Study key findings & significance
- The outstanding agreement in Arctic regions between the model experiment and reanalysis in terms of vertical planetary wave propagation in the troposphere and stratosphere provides strong evidence that atmospheric circulation changes induced by sea ice changes are one of the dominant winter climate impacts in recent years.
- Only weak differences are present between model and reanalysis data; therefore, other processes contribute less to similar anomalies that only slightly modify the sea ice signal.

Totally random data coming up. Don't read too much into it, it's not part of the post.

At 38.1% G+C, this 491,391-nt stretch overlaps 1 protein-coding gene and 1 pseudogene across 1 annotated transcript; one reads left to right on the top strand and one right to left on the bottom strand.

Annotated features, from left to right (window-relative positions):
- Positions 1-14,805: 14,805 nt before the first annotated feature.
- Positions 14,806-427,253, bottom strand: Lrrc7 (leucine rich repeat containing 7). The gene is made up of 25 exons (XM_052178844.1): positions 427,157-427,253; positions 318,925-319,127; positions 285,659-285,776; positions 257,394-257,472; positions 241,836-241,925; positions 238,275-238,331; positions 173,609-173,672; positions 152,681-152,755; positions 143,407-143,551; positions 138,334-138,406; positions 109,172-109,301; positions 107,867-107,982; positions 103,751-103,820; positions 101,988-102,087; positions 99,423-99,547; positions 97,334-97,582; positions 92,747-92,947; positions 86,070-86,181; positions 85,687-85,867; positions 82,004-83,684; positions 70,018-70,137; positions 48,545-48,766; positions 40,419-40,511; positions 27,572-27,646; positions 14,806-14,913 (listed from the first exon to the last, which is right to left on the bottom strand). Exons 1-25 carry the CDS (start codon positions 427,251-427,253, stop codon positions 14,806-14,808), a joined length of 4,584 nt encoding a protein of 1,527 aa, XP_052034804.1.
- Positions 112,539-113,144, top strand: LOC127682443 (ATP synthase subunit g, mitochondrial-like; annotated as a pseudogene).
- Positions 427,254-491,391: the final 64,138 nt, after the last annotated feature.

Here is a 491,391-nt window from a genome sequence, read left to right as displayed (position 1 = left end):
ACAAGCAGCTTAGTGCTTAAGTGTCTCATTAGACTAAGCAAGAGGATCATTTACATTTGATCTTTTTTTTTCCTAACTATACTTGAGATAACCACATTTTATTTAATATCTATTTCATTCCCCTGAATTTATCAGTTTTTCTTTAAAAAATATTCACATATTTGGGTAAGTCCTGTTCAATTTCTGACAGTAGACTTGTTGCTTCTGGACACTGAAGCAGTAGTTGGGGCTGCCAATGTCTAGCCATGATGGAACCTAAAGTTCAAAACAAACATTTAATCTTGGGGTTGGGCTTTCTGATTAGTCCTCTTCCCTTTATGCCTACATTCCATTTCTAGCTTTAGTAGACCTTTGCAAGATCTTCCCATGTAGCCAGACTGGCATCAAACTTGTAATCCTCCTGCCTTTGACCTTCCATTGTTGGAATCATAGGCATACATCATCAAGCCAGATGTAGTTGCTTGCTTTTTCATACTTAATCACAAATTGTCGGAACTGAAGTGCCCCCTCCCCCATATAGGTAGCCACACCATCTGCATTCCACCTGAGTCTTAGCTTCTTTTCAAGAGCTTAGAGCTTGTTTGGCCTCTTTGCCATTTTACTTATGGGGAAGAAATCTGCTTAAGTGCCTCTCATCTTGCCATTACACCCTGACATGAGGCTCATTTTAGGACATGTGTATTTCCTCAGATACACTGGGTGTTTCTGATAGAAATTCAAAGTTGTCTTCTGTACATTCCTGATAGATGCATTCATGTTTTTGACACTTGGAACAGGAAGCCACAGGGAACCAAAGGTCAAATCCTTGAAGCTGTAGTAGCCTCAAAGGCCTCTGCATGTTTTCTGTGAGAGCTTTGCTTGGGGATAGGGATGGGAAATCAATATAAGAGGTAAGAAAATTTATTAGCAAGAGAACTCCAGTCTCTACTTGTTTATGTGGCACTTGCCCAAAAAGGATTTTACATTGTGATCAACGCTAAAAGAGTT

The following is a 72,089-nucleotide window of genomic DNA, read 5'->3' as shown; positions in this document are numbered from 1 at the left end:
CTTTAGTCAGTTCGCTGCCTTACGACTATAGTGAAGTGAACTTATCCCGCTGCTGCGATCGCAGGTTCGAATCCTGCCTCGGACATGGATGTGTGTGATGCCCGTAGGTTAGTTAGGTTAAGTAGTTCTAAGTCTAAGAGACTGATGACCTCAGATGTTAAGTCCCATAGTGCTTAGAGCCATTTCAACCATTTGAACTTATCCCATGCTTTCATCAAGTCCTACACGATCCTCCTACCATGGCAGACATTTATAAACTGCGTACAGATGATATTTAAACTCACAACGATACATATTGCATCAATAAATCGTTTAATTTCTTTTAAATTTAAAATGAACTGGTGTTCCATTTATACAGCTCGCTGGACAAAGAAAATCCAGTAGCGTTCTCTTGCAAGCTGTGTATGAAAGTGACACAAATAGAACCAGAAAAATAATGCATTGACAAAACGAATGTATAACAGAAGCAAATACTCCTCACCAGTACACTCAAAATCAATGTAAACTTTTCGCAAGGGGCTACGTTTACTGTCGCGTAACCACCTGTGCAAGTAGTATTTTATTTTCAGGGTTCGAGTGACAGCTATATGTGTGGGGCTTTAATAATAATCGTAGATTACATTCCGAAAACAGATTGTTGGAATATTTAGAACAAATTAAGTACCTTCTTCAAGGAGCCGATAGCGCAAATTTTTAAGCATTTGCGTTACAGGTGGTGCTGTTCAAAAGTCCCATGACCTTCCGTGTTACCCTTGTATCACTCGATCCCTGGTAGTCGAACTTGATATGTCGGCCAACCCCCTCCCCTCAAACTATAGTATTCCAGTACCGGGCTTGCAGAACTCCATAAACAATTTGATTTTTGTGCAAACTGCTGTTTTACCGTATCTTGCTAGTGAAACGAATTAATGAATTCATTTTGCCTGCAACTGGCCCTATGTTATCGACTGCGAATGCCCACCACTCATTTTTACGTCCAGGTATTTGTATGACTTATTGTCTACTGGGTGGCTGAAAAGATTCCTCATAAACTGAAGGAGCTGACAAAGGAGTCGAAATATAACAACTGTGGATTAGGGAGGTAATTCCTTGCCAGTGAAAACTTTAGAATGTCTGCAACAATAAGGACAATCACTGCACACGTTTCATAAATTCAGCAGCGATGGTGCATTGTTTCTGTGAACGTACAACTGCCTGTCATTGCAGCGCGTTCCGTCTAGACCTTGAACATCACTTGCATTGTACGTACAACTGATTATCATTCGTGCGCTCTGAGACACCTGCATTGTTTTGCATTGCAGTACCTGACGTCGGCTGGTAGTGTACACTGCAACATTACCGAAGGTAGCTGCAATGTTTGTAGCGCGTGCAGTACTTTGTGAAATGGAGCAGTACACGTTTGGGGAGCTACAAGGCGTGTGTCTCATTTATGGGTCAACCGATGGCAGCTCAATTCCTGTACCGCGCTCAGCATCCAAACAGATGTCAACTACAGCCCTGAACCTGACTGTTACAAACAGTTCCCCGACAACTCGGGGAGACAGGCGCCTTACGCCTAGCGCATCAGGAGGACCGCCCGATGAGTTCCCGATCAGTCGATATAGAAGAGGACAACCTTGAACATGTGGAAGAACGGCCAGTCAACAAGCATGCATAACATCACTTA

The changes of atmospheric flow patterns related to Arctic Amplification have impacts well beyond the Arctic regional weather and climate system. Here we examine modulations of vertically propagating planetary waves, a major feature of the climate response to Arctic sea ice reduction by comparing the corresponding results of an atmospheric general circulation model with reanalysis data for periods of high and low sea ice conditions. Under low sea ice condition we find enhanced coupling between troposphere and stratosphere starting in November with preferred polar stratospheric vortex breakdowns in February, which then feeds back to the troposphere. The model experiment and ERA‐Interim reanalysis data agree well with respect to temporal and spatial characteristics associated with vertical planetary wave propagation including its precursors. The upward propagating planetary wave anomalies resemble a wave number 1 and 2 pattern depending on region and timing. Since our experimental design only allows influences from sea ice changes and there is a high degree of resemblance between model results and observations, we conclude that sea ice is a main driver of observed winter circulation changes.